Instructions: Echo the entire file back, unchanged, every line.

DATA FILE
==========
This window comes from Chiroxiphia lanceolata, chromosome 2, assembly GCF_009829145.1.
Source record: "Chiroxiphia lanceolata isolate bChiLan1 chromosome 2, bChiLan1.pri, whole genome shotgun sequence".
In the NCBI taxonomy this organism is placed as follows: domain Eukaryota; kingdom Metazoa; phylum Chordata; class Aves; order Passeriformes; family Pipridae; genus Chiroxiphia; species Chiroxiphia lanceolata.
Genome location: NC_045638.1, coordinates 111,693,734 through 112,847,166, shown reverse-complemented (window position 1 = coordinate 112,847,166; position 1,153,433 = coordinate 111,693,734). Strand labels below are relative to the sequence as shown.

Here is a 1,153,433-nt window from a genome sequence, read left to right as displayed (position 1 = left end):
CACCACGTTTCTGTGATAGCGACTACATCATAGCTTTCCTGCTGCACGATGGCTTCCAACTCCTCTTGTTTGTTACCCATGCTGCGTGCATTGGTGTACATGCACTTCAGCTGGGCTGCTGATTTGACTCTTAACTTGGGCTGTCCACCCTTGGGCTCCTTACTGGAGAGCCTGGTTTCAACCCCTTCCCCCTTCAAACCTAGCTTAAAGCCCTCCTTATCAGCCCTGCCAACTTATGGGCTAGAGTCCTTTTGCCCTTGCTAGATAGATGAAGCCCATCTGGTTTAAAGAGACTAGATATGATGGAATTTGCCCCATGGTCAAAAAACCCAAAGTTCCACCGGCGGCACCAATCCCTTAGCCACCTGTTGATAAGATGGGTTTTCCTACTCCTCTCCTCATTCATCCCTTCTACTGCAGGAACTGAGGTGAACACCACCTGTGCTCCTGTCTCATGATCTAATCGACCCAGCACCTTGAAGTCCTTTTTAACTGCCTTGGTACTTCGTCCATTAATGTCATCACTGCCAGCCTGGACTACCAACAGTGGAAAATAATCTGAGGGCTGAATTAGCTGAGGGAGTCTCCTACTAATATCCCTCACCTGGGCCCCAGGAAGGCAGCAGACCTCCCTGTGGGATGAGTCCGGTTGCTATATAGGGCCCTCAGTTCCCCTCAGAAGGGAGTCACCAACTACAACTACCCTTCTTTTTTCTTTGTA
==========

This window comes from Chiroxiphia lanceolata, chromosome 2, assembly GCF_009829145.1.
Source record: "Chiroxiphia lanceolata isolate bChiLan1 chromosome 2, bChiLan1.pri, whole genome shotgun sequence".
In the NCBI taxonomy this organism is placed as follows: domain Eukaryota; kingdom Metazoa; phylum Chordata; class Aves; order Passeriformes; family Pipridae; genus Chiroxiphia; species Chiroxiphia lanceolata.
Genome location: NC_045638.1, coordinates 111,693,734 through 112,847,166, shown reverse-complemented (window position 1 = coordinate 112,847,166; position 1,153,433 = coordinate 111,693,734). Strand labels below are relative to the sequence as shown.

Here is a 1,153,433-nt window from a genome sequence, read left to right as displayed (position 1 = left end):
CACCACGTTTCTGTGATAGCGACTACATCATAGCTTTCCTGCTGCACGATGGCTTCCAACTCCTCTTGTTTGTTACCCATGCTGCGTGCATTGGTGTACATGCACTTCAGCTGGGCTGCTGATTTGACTCTTAACTTGGGCTGTCCACCCTTGGGCTCCTTACTGGAGAGCCTGGTTTCAACCCCTTCCCCCTTCAAACCTAGCTTAAAGCCCTCCTTATCAGCCCTGCCAACTTATGGGCTAGAGTCCTTTTGCCCTTGCTAGATAGATGAAGCCCATCTGGTTTAAAGAGACTAGATATGATGGAATTTGCCCCATGGTCAAAAAACCCAAAGTTCCACCGGCGGCACCAATCCCTTAGCCACCTGTTGATAAGATGGGTTTTCCTACTCCTCTCCTCATTCATCCCTTCTACTGCAGGAACTGAGGTGAACACCACCTGTGCTCCTGTCTCATGATCTAATCGACCCAGCACCTTGAAGTCCTTTTTAACTGCCTTGGTACTTCGTCCATTAATGTCATCACTGCCAGCCTGGACTACCAACAGTGGAAAATAATCTGAGGGCTGAATTAGCTGAGGGAGTCTCCTACTAATATCCCTCACCTGGGCCCCAGGAAGGCAGCAGACCTCCCTGTGGGATGAGTCCGGTTGCTATATAGGGCCCTCAGTTCCCCTCAGAAGGGAGTCACCAACTACAACTACCCTTCTTTTTTCTTTGTA